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 Blooming Stars

Miseducation

            Education is for acquiring knowledge and skills, for purposeful living, and relating with others, and for transferring the best information for future generations. It is for cultivating virtues and values to actualize the human potentials fully, and thus to achieve our human destiny. It is for learning the best current available knowledge in arts and architecture, science and technology in order to become who we are meant to be. Proper education can impart wisdom to bring out the best in humanity for a kinder, gentler, and more compassionate world. It enlightens its recipients removing the darkness of superstitions and ignorance.

            It is not a mere coincidence that I am writing this piece on the feast of Ignatius of Loyola, who in the dark Middle Ages around mid-1600 revolutionized education through his Ratio Studiorum (the reason and purpose of studies/education). The order founded by him, the Society of Jesus (Jesuits) have provided the world an all-round education and character formation for about five centuries through the best educational system in the world that I know. It is interesting to note that Rabindranath Tagore studied in St. Xavier’s School, Kolkotta. I may also note that I was very closely associated with the Jesuits, being one of them for about 25 years, in training educators and spiritual leaders. It is in the context of what true education should be that I am going to narrate the pathetic story of miseducation or what education should not be.

            Three days ago I was invited as a trustee of a School for a fare-well get-together for an out-standing headmaster of the school who provided unstinted service to the school for 10 years with very little or no remuneration. He came to our school after retiring from a private, aided school as a headmaster. I was touched by his simplicity, gentleness, humility, and over-all genial and unassuming attitude. His parents were farmers who migrated against all odds to the virgin lands of the High Ranges of Kerala for better financial opportunities for themselves and their children. They managed to give him a good education far away from home, undergoing many financial hardships. Speaking about his early and difficult years as a teacher, he said he had to go out of his native state to find a job as a teacher in a north-western state of India with a different language and culture.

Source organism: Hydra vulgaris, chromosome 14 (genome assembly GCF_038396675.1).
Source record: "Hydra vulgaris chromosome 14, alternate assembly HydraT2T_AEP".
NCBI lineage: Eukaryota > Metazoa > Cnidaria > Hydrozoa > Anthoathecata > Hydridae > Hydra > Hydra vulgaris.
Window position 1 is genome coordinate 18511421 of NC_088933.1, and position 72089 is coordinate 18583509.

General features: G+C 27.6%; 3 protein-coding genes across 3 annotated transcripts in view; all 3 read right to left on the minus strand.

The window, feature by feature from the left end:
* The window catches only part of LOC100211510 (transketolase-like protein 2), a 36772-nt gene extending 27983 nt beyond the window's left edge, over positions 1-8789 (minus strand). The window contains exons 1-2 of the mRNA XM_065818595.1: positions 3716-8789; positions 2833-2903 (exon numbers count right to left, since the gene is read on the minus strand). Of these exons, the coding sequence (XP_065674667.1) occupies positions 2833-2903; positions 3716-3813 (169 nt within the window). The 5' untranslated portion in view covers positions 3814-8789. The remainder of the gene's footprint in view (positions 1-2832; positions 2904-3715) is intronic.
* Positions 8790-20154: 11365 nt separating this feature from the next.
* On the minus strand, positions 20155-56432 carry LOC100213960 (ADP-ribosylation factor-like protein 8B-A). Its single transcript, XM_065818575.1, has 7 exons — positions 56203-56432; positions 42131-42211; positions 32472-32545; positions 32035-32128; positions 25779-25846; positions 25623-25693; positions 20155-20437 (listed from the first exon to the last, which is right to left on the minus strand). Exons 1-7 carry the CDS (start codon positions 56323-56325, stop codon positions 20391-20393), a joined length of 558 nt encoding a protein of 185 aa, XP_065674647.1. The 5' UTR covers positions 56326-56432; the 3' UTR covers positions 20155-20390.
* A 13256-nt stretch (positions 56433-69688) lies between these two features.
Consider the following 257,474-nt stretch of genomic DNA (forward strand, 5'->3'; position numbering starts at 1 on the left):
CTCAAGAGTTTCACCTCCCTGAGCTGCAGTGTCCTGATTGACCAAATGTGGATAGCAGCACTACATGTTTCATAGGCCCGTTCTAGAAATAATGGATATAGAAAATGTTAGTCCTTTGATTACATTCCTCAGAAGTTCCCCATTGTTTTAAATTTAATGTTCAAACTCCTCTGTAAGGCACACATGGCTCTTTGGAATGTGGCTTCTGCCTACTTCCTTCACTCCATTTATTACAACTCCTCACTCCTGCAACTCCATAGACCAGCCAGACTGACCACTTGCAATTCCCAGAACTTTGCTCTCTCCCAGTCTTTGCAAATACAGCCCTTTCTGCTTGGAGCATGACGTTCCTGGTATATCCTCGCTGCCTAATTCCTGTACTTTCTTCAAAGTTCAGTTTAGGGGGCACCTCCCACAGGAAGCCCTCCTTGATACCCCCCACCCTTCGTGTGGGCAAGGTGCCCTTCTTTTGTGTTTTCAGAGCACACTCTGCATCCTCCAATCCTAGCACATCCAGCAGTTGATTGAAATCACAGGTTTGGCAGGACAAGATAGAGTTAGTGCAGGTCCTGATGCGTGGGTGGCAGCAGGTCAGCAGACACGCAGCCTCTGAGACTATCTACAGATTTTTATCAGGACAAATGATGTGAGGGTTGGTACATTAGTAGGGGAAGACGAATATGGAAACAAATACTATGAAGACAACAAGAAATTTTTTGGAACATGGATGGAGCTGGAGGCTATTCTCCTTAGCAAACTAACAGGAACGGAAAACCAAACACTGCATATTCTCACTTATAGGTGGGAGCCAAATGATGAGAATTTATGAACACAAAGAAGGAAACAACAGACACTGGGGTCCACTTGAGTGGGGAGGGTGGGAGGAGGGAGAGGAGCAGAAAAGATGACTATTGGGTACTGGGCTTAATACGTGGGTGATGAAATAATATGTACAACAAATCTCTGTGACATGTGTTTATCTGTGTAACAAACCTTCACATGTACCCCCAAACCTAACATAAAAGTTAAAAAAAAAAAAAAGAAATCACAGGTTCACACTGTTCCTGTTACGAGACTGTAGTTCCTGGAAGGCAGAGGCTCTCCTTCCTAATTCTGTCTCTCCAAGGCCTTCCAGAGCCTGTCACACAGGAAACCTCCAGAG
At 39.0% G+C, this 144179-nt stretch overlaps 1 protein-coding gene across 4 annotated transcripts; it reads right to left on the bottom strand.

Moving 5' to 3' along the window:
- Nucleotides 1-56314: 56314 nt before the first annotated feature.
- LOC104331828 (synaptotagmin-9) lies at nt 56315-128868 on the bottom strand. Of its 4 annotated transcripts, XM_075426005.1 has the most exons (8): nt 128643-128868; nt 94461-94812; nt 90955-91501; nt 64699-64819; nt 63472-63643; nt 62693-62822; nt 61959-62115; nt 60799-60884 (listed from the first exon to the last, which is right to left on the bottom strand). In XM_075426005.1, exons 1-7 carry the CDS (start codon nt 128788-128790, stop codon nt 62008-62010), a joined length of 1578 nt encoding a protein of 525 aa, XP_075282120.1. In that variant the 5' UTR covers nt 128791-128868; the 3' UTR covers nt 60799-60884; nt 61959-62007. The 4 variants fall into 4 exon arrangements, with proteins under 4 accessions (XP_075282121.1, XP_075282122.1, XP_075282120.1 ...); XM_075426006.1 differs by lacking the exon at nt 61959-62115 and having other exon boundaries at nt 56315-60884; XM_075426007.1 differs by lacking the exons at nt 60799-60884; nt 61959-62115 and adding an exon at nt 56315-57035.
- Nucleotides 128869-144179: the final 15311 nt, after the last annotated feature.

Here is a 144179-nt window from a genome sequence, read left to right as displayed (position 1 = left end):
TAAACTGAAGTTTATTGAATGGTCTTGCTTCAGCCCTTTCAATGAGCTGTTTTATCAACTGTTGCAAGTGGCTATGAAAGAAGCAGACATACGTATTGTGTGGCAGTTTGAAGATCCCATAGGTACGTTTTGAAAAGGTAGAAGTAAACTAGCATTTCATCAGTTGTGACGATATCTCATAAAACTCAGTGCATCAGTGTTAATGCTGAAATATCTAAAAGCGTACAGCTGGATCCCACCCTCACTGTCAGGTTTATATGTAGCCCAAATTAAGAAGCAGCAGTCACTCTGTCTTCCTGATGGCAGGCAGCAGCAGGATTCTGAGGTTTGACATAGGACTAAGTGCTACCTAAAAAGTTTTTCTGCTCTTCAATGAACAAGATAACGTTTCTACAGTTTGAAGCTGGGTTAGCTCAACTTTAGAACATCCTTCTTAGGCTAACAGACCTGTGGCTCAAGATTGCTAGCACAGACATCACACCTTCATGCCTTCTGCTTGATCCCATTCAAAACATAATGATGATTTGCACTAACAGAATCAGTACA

As he proved to be a good teacher there, he was invited by his home-parish to teach in the government-aided parish school managed by the corporate management of a Catholic diocese. In order for him to teach at that school, his parents had to shell out hard-earned money to build a class room for the school. I was appalled to hear his story. How can such a corrupt system teach any value, give any enlightenment? How can it teach a faith related to justice? How can it represent the teachings of Christ? Later on I came to know that it is not unusual to pay a large amount of money to get an admission into an educational institution or to get a job as a teacher. More than these corrupt and unjust educational institutions, I am grieved by the human status that is so desensitized, numb, and helpless not to question the unjust state of current educational system. Nothing good can come out of an unethical system. What is taking place currently is not education but miseducation.

 

     
 
 
 
 
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